Search National Agricultural Library Digital Collections
Back to Search
NALDC Record Details:
Duration of prepupal summer dormancy regulates synchronization of adult diapause with winter temperatures in bees of the genus Osmia
Download [PDF File]
Osmia (Osmia) bees are strictly univoltine and winter as diapausing adults. In these species, the timing of adult eclosion with the onset of wintering conditions is critical, because adults exposed to long pre-wintering periods show increased lipid loss and winter mortality. Populations from warm areas fly in February–March and are exposed to longer growth seasons than populations from colder areas, which fly in April–May. Given their inability to produce an extra generation, early-flying populations should develop more slowly than late-flying populations and thus avoid the negative consequences of long pre-wintering periods. In this study we compare the development under natural and laboratory conditions of phenologically-distinct populations in two Osmia species. Early-flying populations took ∼2months longer to develop than late-flying populations. Differences between populations in larval and pupal period duration were very small, whereas the prepupal period was much longer in early-flying populations. In contrast to the larval and pupal stages, the prepupal stage showed a non-linear response to temperature, was strongly affected by thermoperiod, and exhibited minimum respiration rates. Coupled with other lines of evidence, these results suggest that the prepupal period in Osmia corresponds to a summer diapause, and its duration may be under local selection to synchronize adult eclosion with the onset of winter temperatures. We discuss the implications of our results relative to current expectations of global warming.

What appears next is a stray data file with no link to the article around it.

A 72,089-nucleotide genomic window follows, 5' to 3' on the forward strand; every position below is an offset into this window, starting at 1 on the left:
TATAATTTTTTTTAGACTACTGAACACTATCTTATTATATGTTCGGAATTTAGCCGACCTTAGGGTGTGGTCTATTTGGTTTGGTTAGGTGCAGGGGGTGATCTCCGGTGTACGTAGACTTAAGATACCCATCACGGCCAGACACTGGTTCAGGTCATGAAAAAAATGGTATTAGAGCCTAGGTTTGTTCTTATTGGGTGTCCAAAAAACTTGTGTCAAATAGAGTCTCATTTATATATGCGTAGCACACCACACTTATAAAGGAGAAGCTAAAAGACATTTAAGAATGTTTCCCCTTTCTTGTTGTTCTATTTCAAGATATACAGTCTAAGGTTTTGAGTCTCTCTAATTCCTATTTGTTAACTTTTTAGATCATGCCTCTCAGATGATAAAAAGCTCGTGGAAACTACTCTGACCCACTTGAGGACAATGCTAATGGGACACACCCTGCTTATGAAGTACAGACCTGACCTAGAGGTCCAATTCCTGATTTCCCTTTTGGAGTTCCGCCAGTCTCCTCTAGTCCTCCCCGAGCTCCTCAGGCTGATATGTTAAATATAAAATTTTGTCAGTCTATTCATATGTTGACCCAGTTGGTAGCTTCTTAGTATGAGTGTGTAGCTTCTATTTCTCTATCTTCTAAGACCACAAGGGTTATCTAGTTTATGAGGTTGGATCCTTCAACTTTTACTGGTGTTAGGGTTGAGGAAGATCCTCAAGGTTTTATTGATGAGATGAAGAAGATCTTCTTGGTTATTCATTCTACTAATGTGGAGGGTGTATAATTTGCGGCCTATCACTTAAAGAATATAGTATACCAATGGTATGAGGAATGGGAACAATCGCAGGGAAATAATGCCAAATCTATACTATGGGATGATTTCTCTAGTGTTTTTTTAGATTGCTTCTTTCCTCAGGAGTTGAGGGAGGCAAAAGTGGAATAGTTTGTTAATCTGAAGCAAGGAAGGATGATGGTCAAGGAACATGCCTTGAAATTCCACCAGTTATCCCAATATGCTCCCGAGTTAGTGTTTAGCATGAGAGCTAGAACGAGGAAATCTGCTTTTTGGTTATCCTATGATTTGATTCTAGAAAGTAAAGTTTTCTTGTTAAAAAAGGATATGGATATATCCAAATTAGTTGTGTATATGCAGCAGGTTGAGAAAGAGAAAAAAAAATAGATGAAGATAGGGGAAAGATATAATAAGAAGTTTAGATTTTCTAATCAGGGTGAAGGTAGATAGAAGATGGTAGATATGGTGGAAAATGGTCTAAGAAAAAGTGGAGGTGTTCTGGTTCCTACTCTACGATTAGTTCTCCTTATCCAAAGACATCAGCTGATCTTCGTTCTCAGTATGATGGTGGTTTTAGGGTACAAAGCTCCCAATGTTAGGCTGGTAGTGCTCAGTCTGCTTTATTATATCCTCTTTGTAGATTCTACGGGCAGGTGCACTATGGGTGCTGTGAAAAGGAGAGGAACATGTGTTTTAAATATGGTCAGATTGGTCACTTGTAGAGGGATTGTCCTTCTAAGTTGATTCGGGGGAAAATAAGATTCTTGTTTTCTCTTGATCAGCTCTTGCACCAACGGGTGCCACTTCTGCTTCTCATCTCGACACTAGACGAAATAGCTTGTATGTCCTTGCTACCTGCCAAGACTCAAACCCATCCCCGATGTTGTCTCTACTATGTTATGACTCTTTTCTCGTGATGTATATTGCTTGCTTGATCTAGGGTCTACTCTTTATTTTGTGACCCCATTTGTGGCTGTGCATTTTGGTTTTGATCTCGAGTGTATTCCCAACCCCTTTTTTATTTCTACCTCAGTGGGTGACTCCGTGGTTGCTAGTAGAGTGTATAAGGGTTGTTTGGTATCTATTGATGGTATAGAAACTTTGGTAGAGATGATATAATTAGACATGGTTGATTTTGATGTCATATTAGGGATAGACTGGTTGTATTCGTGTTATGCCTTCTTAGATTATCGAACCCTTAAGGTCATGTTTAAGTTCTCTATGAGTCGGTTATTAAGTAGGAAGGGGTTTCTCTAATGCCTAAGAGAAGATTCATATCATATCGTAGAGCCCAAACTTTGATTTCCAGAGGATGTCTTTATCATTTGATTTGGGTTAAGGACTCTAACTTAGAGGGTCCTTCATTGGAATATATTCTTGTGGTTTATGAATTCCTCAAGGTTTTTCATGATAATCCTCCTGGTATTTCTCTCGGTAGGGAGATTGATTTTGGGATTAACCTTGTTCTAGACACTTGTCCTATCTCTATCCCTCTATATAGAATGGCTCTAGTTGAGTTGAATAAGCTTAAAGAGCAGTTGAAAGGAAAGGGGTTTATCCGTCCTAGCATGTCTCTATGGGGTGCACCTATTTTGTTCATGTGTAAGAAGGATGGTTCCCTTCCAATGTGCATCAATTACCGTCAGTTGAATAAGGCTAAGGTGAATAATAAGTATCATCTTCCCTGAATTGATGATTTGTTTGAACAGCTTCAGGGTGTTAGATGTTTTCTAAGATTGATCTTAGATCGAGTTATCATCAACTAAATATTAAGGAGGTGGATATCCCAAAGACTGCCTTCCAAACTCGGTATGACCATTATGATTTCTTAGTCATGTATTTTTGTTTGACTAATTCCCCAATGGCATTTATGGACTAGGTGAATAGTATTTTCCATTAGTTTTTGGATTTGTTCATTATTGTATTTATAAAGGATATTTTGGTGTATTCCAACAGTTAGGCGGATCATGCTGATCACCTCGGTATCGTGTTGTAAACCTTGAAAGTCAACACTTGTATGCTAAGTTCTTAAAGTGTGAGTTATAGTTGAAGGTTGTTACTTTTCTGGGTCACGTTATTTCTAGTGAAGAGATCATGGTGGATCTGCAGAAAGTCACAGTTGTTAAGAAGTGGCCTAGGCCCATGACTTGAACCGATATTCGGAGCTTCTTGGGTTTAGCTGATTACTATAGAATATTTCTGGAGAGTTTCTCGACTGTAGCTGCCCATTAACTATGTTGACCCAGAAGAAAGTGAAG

William P. Kemp
Journal of insect physiology 2012 July v.58 no.7
Journal Articles, USDA Authors, Peer-Reviewed
Works produced by employees of the U.S. Government as part of their official duties are not copyrighted within the U.S. The content of this document is not copyrighted.
Agricultural Research Service
Web Policies and Important Links